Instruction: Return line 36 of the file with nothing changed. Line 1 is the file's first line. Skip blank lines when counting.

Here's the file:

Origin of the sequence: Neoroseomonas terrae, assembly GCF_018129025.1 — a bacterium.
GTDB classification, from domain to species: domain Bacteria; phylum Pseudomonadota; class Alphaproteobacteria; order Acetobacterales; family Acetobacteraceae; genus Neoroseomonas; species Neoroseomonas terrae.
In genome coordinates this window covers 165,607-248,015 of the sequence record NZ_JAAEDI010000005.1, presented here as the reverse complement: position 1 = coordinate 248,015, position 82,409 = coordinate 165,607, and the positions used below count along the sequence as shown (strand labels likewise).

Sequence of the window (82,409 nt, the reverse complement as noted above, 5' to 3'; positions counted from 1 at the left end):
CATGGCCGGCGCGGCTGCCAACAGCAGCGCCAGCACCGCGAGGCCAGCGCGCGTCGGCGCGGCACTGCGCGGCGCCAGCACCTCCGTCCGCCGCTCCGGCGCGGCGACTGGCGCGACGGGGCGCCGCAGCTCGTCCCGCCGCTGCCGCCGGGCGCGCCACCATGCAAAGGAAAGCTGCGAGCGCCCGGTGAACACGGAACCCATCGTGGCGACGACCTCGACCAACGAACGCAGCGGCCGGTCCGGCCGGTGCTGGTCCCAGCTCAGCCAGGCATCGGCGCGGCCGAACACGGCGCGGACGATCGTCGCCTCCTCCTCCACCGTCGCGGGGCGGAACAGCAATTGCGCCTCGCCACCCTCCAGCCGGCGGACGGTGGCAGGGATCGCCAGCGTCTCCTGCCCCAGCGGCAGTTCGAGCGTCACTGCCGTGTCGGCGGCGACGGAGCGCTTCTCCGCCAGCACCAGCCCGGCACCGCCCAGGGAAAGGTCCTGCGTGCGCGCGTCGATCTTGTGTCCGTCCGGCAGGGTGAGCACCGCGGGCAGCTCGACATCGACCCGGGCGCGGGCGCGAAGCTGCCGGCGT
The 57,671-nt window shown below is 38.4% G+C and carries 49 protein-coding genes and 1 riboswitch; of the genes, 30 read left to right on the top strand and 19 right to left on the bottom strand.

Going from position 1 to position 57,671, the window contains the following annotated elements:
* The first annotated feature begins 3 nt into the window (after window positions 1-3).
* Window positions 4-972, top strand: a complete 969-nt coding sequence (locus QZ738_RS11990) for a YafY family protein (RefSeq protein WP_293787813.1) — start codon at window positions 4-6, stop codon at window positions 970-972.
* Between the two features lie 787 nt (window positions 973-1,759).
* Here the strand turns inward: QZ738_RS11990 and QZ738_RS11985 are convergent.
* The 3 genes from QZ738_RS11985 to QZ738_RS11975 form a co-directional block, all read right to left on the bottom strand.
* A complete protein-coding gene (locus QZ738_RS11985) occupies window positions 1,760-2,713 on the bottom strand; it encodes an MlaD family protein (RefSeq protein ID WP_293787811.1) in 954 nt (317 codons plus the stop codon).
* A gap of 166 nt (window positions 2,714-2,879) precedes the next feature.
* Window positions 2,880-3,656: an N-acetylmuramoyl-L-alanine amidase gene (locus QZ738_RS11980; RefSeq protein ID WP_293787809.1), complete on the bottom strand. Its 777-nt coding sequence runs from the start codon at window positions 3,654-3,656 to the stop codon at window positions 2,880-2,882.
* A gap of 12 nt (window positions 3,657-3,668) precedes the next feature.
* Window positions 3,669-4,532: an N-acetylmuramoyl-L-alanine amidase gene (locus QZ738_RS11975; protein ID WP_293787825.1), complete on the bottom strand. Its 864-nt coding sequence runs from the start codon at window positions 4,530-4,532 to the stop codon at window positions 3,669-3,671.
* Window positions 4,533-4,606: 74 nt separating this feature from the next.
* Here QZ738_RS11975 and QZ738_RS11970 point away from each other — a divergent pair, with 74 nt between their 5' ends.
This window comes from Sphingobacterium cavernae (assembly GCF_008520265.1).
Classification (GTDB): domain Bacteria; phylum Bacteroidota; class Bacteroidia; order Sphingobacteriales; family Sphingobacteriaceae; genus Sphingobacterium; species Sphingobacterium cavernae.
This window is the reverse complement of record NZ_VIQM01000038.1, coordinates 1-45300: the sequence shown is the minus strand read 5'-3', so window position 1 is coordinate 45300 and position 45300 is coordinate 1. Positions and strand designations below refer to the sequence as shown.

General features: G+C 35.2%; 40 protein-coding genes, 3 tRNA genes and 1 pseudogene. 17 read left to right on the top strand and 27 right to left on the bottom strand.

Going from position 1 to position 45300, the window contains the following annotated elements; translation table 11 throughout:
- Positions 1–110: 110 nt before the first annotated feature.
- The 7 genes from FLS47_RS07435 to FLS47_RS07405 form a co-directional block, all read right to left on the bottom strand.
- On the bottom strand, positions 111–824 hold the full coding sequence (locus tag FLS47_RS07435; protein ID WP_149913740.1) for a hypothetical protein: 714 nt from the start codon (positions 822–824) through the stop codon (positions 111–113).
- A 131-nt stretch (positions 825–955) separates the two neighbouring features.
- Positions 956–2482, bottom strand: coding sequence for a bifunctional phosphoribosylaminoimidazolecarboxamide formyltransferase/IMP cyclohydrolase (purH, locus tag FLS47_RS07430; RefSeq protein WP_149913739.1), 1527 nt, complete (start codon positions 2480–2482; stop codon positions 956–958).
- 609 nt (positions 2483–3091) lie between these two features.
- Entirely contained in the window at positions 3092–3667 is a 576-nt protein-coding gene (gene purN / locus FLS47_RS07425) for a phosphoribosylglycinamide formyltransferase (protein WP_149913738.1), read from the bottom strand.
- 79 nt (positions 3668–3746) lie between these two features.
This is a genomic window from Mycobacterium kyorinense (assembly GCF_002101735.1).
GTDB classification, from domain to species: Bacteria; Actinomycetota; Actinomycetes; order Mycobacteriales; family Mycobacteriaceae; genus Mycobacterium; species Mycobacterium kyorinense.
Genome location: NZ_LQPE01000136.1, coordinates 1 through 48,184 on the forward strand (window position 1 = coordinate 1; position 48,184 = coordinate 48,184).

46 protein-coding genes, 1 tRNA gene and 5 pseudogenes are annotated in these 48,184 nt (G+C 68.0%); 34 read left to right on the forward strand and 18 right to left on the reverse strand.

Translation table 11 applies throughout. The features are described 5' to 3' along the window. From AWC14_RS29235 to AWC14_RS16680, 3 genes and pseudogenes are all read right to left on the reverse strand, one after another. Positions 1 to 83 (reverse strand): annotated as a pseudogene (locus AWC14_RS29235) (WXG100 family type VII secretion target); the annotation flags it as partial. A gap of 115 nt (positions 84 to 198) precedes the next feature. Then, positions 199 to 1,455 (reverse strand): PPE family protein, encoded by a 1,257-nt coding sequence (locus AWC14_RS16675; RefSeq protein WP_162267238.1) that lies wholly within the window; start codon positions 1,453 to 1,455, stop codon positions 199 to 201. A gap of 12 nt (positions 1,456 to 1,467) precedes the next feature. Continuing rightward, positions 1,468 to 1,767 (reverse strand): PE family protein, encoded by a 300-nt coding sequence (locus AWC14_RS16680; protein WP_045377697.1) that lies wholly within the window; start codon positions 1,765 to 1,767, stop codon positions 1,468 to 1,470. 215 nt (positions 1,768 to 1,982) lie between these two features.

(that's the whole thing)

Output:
46 protein-coding genes, 1 tRNA gene and 5 pseudogenes are annotated in these 48,184 nt (G+C 68.0%); 34 read left to right on the forward strand and 18 right to left on the reverse strand.